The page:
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I want to solve following question on probability distribution:

A coin is tossed repeatedly and probability that a head appears at any toss is $p$ where $0<p<1$. What is the expected length of initial run ?


A run of length $r$ is $r$ consecutive toss that are all the same. (e.g. $HTTHH$ has a run of length $1$ and two runs of length $2$).

Let us assume, we need $r$ tosses until first head appears, then the probability distribution function $$m(r)=(1-p)^{r-1}p.$$ If $t$ be the time of first head, then expectation of head $H$ is $$E(t)=1 \cdot p+(1-p)p+\cdots.$$ If $r=1$, then always the length of run is $1$.

If $r=2$, then we have $HH,TT,TH,HT$, so there are two runs ($HH, TT$) of length $2$ half of the time and two runs $(HT,TH$) of length $1$ half of the time.

But I am confused with the term "initial run" in my question. What does mean it ?

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    $\begingroup$ If the first toss is heads, the initial run refers to the number of heads obtained before the first tail appears; if the first toss is tails, the initial run refers to the number of tails obtained before the first head appears. $\endgroup$ Jan 7, 2023 at 3:16
  • $\begingroup$ @N.F.Taussig, thanks. so what would be the expected length ? Is it $p(1-p)^{r-1}$ at $rth$ toss ? $\endgroup$
    – MAS
    Jan 7, 2023 at 3:24

2 Answers 2

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"But I am confused with the term "initial run" in my question. What does mean it ?"

In e.g. $HHTHTT$ the initial run is $HH$, in e.g. $TTTHHT$ the initial run is $TTT$.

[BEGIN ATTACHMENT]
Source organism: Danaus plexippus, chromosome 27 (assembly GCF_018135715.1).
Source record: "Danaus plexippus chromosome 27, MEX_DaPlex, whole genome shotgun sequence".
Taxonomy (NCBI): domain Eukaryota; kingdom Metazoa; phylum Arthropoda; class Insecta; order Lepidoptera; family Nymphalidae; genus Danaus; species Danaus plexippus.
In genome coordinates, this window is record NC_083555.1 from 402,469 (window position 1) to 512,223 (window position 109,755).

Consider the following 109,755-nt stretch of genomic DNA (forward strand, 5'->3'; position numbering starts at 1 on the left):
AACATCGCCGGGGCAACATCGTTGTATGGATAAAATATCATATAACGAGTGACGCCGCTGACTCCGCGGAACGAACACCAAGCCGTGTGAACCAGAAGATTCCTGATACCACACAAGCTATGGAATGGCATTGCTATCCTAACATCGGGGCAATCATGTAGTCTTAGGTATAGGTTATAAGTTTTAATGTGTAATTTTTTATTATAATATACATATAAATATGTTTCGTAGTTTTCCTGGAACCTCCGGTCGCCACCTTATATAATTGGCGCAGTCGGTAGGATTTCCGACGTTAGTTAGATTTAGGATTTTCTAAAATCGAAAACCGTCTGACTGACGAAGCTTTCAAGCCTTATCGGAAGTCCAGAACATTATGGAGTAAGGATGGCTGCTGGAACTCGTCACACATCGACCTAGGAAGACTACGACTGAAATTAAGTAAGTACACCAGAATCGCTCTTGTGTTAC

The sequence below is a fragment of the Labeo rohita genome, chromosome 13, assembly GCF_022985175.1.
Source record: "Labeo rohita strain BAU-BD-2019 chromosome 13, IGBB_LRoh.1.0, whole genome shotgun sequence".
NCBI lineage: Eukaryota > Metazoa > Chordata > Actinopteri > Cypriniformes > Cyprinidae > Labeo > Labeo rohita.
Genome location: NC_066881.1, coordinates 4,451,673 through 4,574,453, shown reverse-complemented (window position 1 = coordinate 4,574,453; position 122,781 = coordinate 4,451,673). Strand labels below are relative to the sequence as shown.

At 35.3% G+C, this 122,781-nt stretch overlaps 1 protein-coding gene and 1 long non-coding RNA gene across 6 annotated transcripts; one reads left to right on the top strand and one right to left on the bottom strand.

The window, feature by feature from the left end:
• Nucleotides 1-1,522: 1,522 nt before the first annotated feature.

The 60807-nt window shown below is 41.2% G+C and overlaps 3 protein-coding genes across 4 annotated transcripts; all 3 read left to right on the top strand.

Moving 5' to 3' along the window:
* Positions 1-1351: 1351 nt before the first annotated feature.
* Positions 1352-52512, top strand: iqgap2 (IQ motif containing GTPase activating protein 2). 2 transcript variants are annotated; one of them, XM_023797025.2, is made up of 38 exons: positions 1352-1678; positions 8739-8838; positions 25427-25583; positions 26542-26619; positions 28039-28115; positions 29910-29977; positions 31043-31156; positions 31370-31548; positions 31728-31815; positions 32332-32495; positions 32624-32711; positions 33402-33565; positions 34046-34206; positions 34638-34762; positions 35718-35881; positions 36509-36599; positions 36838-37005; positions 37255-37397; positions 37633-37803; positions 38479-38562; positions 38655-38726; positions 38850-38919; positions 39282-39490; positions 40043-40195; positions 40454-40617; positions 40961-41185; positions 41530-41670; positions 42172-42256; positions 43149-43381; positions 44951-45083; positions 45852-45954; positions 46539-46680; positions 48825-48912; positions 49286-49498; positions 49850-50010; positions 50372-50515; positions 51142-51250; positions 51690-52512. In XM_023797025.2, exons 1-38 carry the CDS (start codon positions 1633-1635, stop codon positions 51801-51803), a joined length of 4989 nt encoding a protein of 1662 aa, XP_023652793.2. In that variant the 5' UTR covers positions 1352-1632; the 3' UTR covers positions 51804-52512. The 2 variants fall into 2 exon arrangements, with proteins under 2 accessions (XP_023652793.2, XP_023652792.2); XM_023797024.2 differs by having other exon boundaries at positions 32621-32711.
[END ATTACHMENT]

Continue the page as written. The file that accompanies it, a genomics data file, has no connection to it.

I hope that these examples are enough to make clear what is meant by "initial run".


Problems of this sort can often be solved without looking too much at distributions.

Let $\mu$ denote the expectation of the length of the first run.

Let $\mu_H$ denote the expectation of the length of the first run under condition that the first toss results in heads.

Let $\mu_T$ denote the expectation of the length of the first run under condition that the first toss results in tails.

Defining $q:=1-p$ we find:$$\mu_H=p(1+\mu_H)+q1=1+p\mu_H\text{ and }\mu_T=q(1+\mu_T)+p1=1+q\mu_T$$leading to:$$\mu_H=q^{-1}\text{ and }\mu_T=p^{-1}$$ Then finally we find:$$\mu=p\mu_H+q\mu_T=pq^{-1}+qp^{-1}$$Of course you can make it an expression in $p$ only by substituting $q=1-p$.

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  • $\begingroup$ Thanks. But what is the distribution function, in this case ? I wrote one. Is it correct? $\endgroup$
    – MAS
    Jan 8, 2023 at 7:32
  • $\begingroup$ Can you explain how did you find $\mu_H=p(1+\mu_H)+q\cdot 1$ ? $\endgroup$
    – MAS
    Jan 8, 2023 at 7:48
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    $\begingroup$ $P(N=n)=P(HH\cdots HT)+P(TT\cdots TH)=p^nq+q^np$ for positive integer $n$. Both strings have length $n+1$. Later I will try to react on your second comment. $\endgroup$
    – drhab
    Jan 8, 2023 at 7:51
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    $\begingroup$ Let $N$ denote the length of the initial run and let $H,HH,HT$ denote the events of starting with one head, two heads, head followed by tail respectively. Then: $$\mu_{H}:=\mathbb{E}\left[N\mid H\right]=P\left(H\right)\mathbb{E}\left[N\mid HH\right]+P\left(T\right)\mathbb{E}\left[N|HT\right]=p\mathbb{E}\left[N\mid HH\right]+q\mathbb{E}\left[N|HT\right]$$ This with $\mathbb{E}\left[N\mid HH\right]=1+\mathbb{E}\left[N\mid H\right]=1+\mu_{H}$ and $\mathbb{E}\left[N\mid HT\right]=1$. If this is outside your scope then just use the distribution given in my former comment to find $\mathbb EN$. $\endgroup$
    – drhab
    Jan 8, 2023 at 14:44
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$E$(length of run)$ = (1 + $E(length until we see tails given first is head)$)*p+ (1 + $E(length until we see heads given first is tails) $)*(1-p)$

$E = p*(1 + 1/(1-p)) + (1-p)*(1 + 1/p) $ [1/p => expected number of tosses until we see a head and likewise for tails also]

$= p(2-p)/(1-p) + (1-p)(p+1)/p = (2p^2 - p^3 + 1 - p^2 - p + p^3)/(p(1-p))$

Hence, $E = (p^2 - p + 1)/(p*(1-p))$ tosses

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